• Encourage students to think critically and engage in classroom discussions

Hierarchical Models of Animal Occurrence, Abundance & Survival (graduate course)

In this course we describe and apply models of animal occurrence, abundance, and survival in a hierarchical modeling framework.  Both single- and multi-season occupancy models with ecological- and detection-process covariates will be covered. Abundance models will include binomial-mixture models and multinomial-mixture models such as distance sampling, removal models, double-observer, etc. These models have a unified structure in that they explicitly model the ecological process of interest while accounting for the process affecting detection probability. Students are encouraged to bring datasets to analyze, though data will also be provided. We use the R package unmarked to implement these models, though no experience with either program is required. 

Learning Objectives:

  • Teach students to implement & interpret hierarchical models to estimate wildlife abundance and occupancy with imperfect detection probabilities.

  • Provide students with the conceptual understanding of various hierarchical models as well as the ability to implement hierarchical models in program R.

Migrating Birds Across the Rift Valley Flyway: Promoting International Collaboration & Conservation

​In this professional course located in Azraq, Jordan, we focused on the challenges of conserving migratory species that range widely across international boarders and addressed several basic components of developing applied ecological research.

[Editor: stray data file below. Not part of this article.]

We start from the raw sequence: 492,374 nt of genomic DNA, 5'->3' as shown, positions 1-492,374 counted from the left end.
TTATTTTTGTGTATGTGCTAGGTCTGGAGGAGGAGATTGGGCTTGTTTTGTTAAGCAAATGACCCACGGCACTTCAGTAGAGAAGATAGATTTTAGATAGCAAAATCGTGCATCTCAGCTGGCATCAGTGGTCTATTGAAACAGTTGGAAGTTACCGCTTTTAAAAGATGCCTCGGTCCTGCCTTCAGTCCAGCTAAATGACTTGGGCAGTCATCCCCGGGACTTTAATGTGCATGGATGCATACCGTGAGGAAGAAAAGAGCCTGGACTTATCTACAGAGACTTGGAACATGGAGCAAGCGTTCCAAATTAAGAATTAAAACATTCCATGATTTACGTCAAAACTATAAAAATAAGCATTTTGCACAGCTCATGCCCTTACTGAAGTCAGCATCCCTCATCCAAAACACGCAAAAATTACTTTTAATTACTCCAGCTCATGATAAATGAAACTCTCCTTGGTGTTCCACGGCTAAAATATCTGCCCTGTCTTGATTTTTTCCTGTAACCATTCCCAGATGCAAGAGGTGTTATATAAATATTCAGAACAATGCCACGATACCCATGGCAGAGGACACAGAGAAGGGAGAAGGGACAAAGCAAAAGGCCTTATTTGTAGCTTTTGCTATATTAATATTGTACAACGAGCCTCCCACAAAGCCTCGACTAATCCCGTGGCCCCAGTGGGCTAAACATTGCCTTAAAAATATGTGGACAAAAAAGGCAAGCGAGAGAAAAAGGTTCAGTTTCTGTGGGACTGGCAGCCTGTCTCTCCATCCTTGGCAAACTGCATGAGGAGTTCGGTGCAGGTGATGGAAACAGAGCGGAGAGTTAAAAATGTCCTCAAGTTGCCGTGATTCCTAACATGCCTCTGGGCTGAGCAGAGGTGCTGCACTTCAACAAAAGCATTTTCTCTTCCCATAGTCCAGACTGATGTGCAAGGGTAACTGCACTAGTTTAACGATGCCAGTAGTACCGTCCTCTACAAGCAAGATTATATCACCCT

Learning Objectives:

  • Discuss how the goals and objectives of data collection relate to selecting appropriate monitoring protocols.

  • Explore the challenges to standardizing monitoring protocols and data collection, discuss solutions to these challenges.

  • Examine how standardizing research procedures and methodology ensures that data collection is credible, can be replicated over time, and collected in a manner that facilitates sharing data across boundaries.

  • Identify strategies for involving local communities and engaging schools and youth groups.

  • Share current monitoring activities and projects between partner organizations along the flyway and identify linkages.

Elementary School and Public Outreach

I take advantage of every opportunity to engage the next generation of scientists with hopes of igniting a spark that will continue to grow throughout their education. As wildlife biologist, we have a unique opportunity to connect children with nature.

​Teaching Assistantships
Introduction to Biology I & II
Ecology

William V. DeLuca, Ph.D.

Research Fellow, Adjunct Assistant Professor

Department of Environmental Conservation

University of Massachusetts

Northeast Climate Science Center

wdeluca (at) eco.umass.edu

This site was designed with the
.com
website builder. Create your website today.
Start Now